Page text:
Impact of Emotional Intelligence on Manager Performance

The impact of emotional intelligence on managers’ performance: Evidence from hospitals located in Tehran

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Context: Most of the studies show that emotional intelligence (EI) is an important factor for effective leadership and team performance in organizations. Aims: This research paper aims to provide an exploratory analysis of EI in the hospitals managers located in Tehran, and examine its relation to their performance. Settings and Design: The present research was an analytical and cross-sectional study. Setting of the study was hospitals located in Tehran, Iran. Subjects and Methods: We conducted a cross-sectional study from a matched sample of 120 managers and 360 subordinates in hospitals located in Tehran. Cyberia shrink EI measure was used for assessing the EI of the participants. Moreover, a management performance Questionnaire is specifically developed for the present study. The total of 480 questionnaires analyzed throughout Kolmogorov–Smirnov, Mann–Whitney, and Kruskal–Wallis tests in SPSS. Results: The findings suggested a poor EI among hospital managers. As for EI subscales, social skills and self-motivation were in the highest and lowest levels respectively. Moreover, the results indicated that EI increases with experience. The results also showed there is no significant relationship between the components of EI and the performance of hospital managers. Conclusions: Present research indicated that higher levels of EI did not necessarily lead to better performance in hospital managers.

Key words: Emotional intelligence, hospital managers, performance


Emotional intelligence (EI) is the ability to identify, appraise, and handle one’s emotions.[1] Goleman and Sutherland[2] define EI as the ability to motivate oneself and persist in the face of frustration; to control impulses and delay gratification; to regulate one’s moods and keep distress from swapping the ability to think; to emphasize and to hope. As such Bar On,[3] defines EI as being concerned with understanding oneself and others, in relation with people and coping with the immediate surroundings in order to be more successful in dealing with environmental demands. Weisinger[4] sees EI as the intelligent use of feelings or making one’s emotions work to one’s advantage by using them to help guide behavior and thinking in beneficial ways. In this study, EI were defined as set of skills that contribute to the accurate appraisal and expression of emotion in oneself and in others, the impressive regulation of emotion, and the utilization of feelings to plan, persuade, and achieve in life.[5]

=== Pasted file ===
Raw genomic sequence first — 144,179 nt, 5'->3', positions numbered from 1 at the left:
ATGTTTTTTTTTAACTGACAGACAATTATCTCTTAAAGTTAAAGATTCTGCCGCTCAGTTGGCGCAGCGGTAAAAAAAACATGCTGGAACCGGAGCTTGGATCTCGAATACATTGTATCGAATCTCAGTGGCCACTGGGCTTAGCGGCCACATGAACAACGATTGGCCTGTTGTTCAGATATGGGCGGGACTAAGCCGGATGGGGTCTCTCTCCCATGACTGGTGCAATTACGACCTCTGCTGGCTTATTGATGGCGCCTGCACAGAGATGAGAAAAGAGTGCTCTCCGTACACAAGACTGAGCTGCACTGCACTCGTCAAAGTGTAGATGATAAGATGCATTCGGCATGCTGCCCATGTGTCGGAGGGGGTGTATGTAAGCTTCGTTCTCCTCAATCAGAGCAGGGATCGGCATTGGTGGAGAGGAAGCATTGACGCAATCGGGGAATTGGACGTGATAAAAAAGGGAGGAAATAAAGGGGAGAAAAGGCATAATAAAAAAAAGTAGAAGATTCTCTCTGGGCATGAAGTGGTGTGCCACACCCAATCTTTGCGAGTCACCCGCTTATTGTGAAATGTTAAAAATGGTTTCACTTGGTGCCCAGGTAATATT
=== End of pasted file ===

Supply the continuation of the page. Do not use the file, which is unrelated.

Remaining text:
Many studies have been conducted about EI that addressed both its concept and its measurement.[6] Some researchers believe in an ability model of EI,[5] while others claim that EI consists of both cognitive ability and personality aspects.[2,3] The ability model perceives EI as a form of pure intelligence, that is, EI is a cognitive ability. Salovey and Mayer’s model of EI is measured using the Mayer-Salovey-Caruso EI test, a performance measure which requires the participant to complete tasks associated with EI.[7] In contrast, the mix models of EI either emphasize how cognitive and personality factors influence general well-being[3] or focus on how cognitive and personality factors determine workplace success.[2] Bar On’s model is measured by using the emotion quotient inventory and Goleman’s model is measured by using the emotional competency inventory, the EI appraisal,[8] and the Work Profile Questionnaire.[9]

Put it in perspective, research has shown that EI is an important factor in the workplace.[10-14] Researchers argue that EI is a critically important competency for effective leadership and team performance in organizations.[14-16] Some theorists claim that EI of managers can affect work output,[10,11] although evidence for this is not sufficient more.[17,18] EI has been reported to be positively associated with job satisfaction.[14] EI employees will be more capable of controlling their perception of the environment in which they work.[14] Leaders who are high on EI will be better able to take advantage of and use their positive moods and emotions to envision major improvements in their organizations’ functioning. They are also likely to have knowledge about the fact that their positive moods may cause them to be overly optimistic. Moreover, job performance is the aggregated value to the organization of the behavioral episodes performed by individuals over time that have positive or negative consequences for the organization.[19] Managers high on EI can foster their employees’ creativity through interaction with them and via the creation of a work climate supportive of creativity.[20,21] In addition, managers high on EI can create positive interactions between employees that leads to better cooperation,[22] coordination[23] and organizational behavior.[8,14] Furthermore managers high on EI help their employees in creating a good working climate and also reliable relationship with the customers.[24]